Category Archives: python

Building A K9 Toy

[James West] has a young Doctor Who fan in the house and wanted to build something that could be played with without worrying about it being bumped and scratched. So, instead of creating a replica, [James] built a simple remote controlled K9 toy for his young fan.

K9 was a companion of the fourth Doctor (played by Tom Baker) in the classic Doctor Who series. He also appeared in several spin-offs. A robotic dog with the infinite knowledge of the TARDIS at hand, as well as a laser, K9 became a favorite among Who fans, especially younger children. [James] wanted …read more

Continue reading

Posted in Doctor Who, k9, python, Raspberry Pi, Raspberry Pi Zero, robots hacks, wiimote | Leave a comment

Controlling a Robot Over the Internet Grows Up

Since the beginning of the Internet people have been controlling robots over it, peering at grainy gifs of faraway rec rooms as the robot trundles around. RunMyRobot.com has taken that idea and brought it fully into the teens. These robots use wifi or mobile connections, are 3D printed, and run Python.

The site aims to provide everything to anyone who wants to participate. If you’re just an anonymous visitor, you can still play with the robots, but anyone can also play with the same one, and sometimes a whole bunch of visitors create a cacophony of commands that makes it …read more

Continue reading

Posted in 3d printed, internet hacks, python, robots, robots hacks, webcam | Leave a comment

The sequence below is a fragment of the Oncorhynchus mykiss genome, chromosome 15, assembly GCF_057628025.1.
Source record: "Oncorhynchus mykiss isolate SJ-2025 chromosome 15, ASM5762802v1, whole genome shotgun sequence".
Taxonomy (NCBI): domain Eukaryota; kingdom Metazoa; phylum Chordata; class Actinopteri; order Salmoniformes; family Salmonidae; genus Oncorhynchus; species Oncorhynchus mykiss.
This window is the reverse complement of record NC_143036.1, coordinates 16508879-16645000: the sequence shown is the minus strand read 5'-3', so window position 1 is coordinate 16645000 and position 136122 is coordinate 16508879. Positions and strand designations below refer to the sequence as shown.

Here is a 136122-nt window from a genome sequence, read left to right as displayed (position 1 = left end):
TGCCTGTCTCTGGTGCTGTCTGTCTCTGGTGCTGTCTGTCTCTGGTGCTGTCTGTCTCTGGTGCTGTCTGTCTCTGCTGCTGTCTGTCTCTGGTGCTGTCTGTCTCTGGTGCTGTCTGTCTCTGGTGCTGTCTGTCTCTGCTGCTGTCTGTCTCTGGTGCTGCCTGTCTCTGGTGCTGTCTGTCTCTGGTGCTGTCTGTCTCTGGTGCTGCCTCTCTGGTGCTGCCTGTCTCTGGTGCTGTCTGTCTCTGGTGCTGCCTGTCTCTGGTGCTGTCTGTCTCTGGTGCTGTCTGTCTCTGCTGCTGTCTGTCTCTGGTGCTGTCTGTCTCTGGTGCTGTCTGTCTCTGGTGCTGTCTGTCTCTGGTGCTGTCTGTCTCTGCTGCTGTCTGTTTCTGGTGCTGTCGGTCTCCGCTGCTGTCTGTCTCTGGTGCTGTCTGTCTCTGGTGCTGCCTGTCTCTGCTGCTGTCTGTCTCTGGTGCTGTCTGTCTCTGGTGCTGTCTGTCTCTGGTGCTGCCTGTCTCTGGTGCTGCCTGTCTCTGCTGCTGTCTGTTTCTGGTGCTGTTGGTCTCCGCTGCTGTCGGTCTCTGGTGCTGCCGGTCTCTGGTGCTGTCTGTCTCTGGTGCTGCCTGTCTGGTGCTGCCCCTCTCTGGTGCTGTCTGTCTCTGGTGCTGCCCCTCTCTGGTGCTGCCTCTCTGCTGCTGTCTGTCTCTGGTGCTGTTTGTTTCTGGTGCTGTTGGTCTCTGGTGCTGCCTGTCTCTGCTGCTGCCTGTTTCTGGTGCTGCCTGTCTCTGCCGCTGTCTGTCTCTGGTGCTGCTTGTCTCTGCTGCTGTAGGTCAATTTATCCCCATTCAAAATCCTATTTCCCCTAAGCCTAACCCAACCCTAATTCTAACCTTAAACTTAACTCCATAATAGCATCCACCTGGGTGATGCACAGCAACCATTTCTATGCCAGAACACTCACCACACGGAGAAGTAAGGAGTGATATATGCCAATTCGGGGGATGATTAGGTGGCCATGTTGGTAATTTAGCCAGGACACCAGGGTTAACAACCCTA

Ask Hackaday: How Do You Python?

Python is the Arduino of software projects. It has a critical mass of libraries for anything from facial recognition and neural networks to robotics and remote sensing. And just like Arduino, I have yet to find the killer IDE for Python. Perhaps I just haven’t tried the right one yet, but it could be that I’m just doing Python wrong.

For Years I’ve Been IDLE

I’m a Linux-only type of a guy so using IDLE for Python is a natural fit. It’s in the repositories for super quick and easy install and there’s basically zero configuration to be done. Generally …read more

Continue reading

Posted in Ask Hackaday, atom, code completion, Geany, ide, IDLE, interactive shell, Interest, python, Software Development | Leave a comment

Bus Pirate Commandeers I2C

The Bus Pirate is one of our favorite tool for quick-and-dirty debugging in the microcontroller world. Essentially it makes it easy to communicate with a wide variety of different chips via a serial terminal regardless of the type of bus that the microcontroller uses. Although it was intended as a time-saving prototyping device, there are a lot of real-world applications where a Bus Pirate can be employed full-time, as [Scott] shows us with his Bus Pirate data logger.

[Scott] needed to constantly measure temperature, and the parts he had on hand included an LM75A breakout board that has a temperature …read more

Continue reading

Posted in bus pirate, data, i2c, logger, logging, Microcontrollers, python, Raspberry Pi, temperature | Leave a comment

Friday Hack Chat: CircuitPython with Adafruit Engineers

What the heck is CircuitPython? Get that question answered along with many more during this Friday’s Hack Chat. Three engineers from Adafruit join us as [Ladyada], [Tony DiCola], and [Scott Shawcoft] lead a CircuitPython discussion at Noon PST on 1/27/17.